May 22 in History Events, Birthdays, & News

To know what happened today in history, famous events occurred,  famous birthdays, death day, legend quotes, and historical news on May 22.

May-22

Events on May 22

337 CE Constantine the Great, who in 313 CE issued the Edict of Milan which established toleration of Christians, was baptized on his deathbed, becoming the first Roman emperor to convert to Christianity.

1455 In the first battle of the English Wars of the Roses, the Yorkists are defeated by the Lancastrians at St Albans.

1795 Scottish explorer Mungo Park sets forth on his first voyage to Africa.

1885 French novelist, dramatist, poet and national literary hero Victor Hugo dies in Paris aged 83.

1915 A troop train collides with a passenger train at Gretna Green in Scotland, killing 227 people.

1932 Death of Irish dramatist Lady Augusta Gregory who, with W.B. Yeats founded a theatre company that moved into the Abbey Theatre in Dublin in 1904.

1972 Richard Nixon becomes the first US President to visit the USSR.

1974 After seeing Bruce Springsteen and the E. Street Band at Charley’s Club in Cambridge, Massachusetts, rock critic Jon Landau writes “I saw rock and roll’s future and its name is Bruce Springsteen”.

1981 Peter Sutcliffe, nicknamed the “Yorkshire Ripper” is found guilty at London’s Old Bailey of the murder of 13 women and the attempted murder of seven others.

Famous Birthdays on May 22

Ram Mohan Roy 1772, Indian social and educational reformer, lawyer and founder of the Brahmo Samaj.

Richard Wagner 1913, German composer famed for the operatic cycle Der Ring des Nibelungen.

Sir Arthur Conan Doyle 1859, Scottish novelist who created the great detective Sherlock Holmes.

Laurence Olivier 1907, British actor, producer and director of such stature he was made a peer of the realm, the only actor ever to be honored in this manner.

Historical News on May 22

Wrights Patent Flying Machine

wrights patent flying machine on May 22
Wrights Patent Flying Machine

1908 Wilbur and Orville Wright patented their flying machine today, four years after their historic first powered flight at Kitty Hawk in North Carolina.

That day the “Flyer I” made four flights, the longest lasting a minute and covering 852ft (259 m).

Today they still use the same machine, very much improved, to make flights of 40 minutes, travelling up to 25 miles (40 km) at altitudes of 150 ft (46 m) or more.

Strangely the brothers are hardly known in America, except to a few hundred enthusiasts.

But now their pioneering work is starting to bear fruit, last year the US Army Signal Corps contracted the Wrights to build a two-man aircraft capable of flying 125 miles (201 km), and later this year the brothers are to take their aircraft on tour in France, hence today’s patent.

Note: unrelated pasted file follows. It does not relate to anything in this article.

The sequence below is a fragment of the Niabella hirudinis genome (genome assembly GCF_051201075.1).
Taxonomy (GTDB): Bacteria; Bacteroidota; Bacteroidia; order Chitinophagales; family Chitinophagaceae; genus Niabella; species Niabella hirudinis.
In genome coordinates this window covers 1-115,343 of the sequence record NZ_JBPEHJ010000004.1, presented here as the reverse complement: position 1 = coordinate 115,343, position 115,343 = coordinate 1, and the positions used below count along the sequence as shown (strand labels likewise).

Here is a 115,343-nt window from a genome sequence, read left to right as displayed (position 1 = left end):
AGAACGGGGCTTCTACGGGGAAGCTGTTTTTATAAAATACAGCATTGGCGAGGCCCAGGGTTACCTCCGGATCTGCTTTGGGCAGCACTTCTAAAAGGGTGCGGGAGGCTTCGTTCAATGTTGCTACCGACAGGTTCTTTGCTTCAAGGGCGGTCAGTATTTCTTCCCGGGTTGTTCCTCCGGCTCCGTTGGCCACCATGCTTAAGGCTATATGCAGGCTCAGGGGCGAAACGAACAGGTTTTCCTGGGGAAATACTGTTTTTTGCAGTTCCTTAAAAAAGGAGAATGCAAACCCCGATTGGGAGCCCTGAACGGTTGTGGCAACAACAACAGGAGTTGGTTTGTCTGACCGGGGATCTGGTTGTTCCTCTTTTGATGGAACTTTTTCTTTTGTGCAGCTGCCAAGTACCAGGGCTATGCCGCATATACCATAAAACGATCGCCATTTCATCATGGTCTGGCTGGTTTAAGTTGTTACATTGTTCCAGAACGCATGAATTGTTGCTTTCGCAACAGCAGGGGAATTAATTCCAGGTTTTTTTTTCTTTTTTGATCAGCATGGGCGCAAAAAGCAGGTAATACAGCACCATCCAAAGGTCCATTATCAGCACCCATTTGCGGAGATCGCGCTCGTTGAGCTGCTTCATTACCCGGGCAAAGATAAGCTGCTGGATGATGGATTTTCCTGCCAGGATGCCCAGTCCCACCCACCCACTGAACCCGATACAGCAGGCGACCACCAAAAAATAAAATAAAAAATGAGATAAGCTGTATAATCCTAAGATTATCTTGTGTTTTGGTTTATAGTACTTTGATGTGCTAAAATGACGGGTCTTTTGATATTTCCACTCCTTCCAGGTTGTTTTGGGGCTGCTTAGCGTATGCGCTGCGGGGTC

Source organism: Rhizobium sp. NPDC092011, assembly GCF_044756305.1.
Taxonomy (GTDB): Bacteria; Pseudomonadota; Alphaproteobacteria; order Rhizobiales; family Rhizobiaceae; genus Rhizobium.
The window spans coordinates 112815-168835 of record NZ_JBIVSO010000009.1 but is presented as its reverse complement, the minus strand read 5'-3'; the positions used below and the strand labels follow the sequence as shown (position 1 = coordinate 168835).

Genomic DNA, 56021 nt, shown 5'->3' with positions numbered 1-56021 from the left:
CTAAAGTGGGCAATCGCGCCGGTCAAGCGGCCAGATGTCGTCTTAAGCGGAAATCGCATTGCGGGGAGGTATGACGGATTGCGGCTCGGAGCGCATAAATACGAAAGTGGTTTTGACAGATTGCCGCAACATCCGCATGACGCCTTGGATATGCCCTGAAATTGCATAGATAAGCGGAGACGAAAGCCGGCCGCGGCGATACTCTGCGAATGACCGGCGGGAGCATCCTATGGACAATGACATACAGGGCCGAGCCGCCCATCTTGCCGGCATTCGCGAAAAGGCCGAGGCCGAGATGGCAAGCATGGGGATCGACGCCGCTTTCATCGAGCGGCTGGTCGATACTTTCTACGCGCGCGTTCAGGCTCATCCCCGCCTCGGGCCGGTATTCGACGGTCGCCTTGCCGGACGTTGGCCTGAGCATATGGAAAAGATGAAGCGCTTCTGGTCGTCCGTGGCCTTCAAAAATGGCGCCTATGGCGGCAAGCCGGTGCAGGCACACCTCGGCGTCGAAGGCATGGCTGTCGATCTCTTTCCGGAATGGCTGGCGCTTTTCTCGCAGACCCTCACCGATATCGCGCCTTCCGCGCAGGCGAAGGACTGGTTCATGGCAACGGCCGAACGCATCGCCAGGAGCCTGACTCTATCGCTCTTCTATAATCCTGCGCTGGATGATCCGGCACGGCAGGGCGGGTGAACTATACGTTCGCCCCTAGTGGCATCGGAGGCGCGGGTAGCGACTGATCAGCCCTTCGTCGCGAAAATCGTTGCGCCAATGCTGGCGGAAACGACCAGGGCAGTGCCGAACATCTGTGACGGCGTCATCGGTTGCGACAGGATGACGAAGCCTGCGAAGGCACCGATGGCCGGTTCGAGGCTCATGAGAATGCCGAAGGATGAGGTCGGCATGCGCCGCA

British Apologize Over Slur on Saudis

1980 British foreign secretary Lord Carrington publicly apologized to ultra-conservative Saudi Arabia today for a film show on Britain’s Independent Television last month.

The film, Death of a Princess, investigated the public execution of a Saudi princess convicted of adultery.

The Saudis are incensed by the film’s allegations of loose living behind the strictly orthodox face of the Sunni Muslim state.

In spite of a formal British apology, the Saudi Arabian Council of Ministers threatened to expel the British ambassador, break off diplomatic relations and use the immense Saudi oil wealth to apply economic measures.

1921 The Flying Finn, Paavo Nurmi, who won two gold medals at last year’s Olympics in Antwerp, broke the world 10,000 meters record in a race in Stockholm today knocking 18 seconds off the old record set 10 years ago.

Rebels Drive Out Ethiopian President

1991 Ethiopian President Mengistu Haile Mariam fled to Zimbabwe today as rebel forces closed in on the capital, Addis Ababa.

Mengistu’s long civil war is largely held to blame for the environmental ruin which brought the famines of the 1980s.

When Mengistu’s Marxist regime came to power 40 percent of Ethiopia was forested, but today only a tiny fraction of the trees are left and huge areas are uninhabitable.

Mengistu spent $9 billion on Soviet arms to put down rebellions in Eritrea, Tigray, and Oromo in the north, while only 3 percent of the budget went to Ethiopia’s farmers.

The Ethiopian People’s Revolutionary Democratic Front rebels now on the verge of victory, however, have worked with western agencies to help peasants and protect the environment in the areas they controlled.

US Rebel Chief Tracked Down

1865 In the aftermath of the US civil war, Jefferson Davis, the fugitive president of the defeated Confederate states, was caught today by Union cavalry colonel Benjamin Pritchard in Irwinville, Georgia.

He was disguised as a woman. There is the handsome reward of $1,00,000 for his capture.

President Andrew Johnson has publicly accused Davis of complicity in President Lincoln’s assassination.

Davis fled from Virginia last month as the confederacy collapsed, with the intention of organizing a government in exile.

He is now awaiting indictment in prison at Fort Monroe.

USA to USSR

USA to USSR Nixon arrived in Moscow today May 22
USA to USSR

1972 In a historic moment, Richard M.

Nixon arrived in Moscow today, the first US President ever to visit the USSR.

He was met by Soviet leader Leonid Brezhnev.

The two world leaders will hold talks on arms limitation and the avoidance of military confrontation.

Nixon’s policy of detente with the communist world is beginning to bear fruit, the Strategic Arms Limitation Talks (SALT) that he started with the Soviets in 1969 have resulted in agreements that the two leaders will sign during Nixon’s week in Moscow.

He is also expected to address the Soviet people on television.

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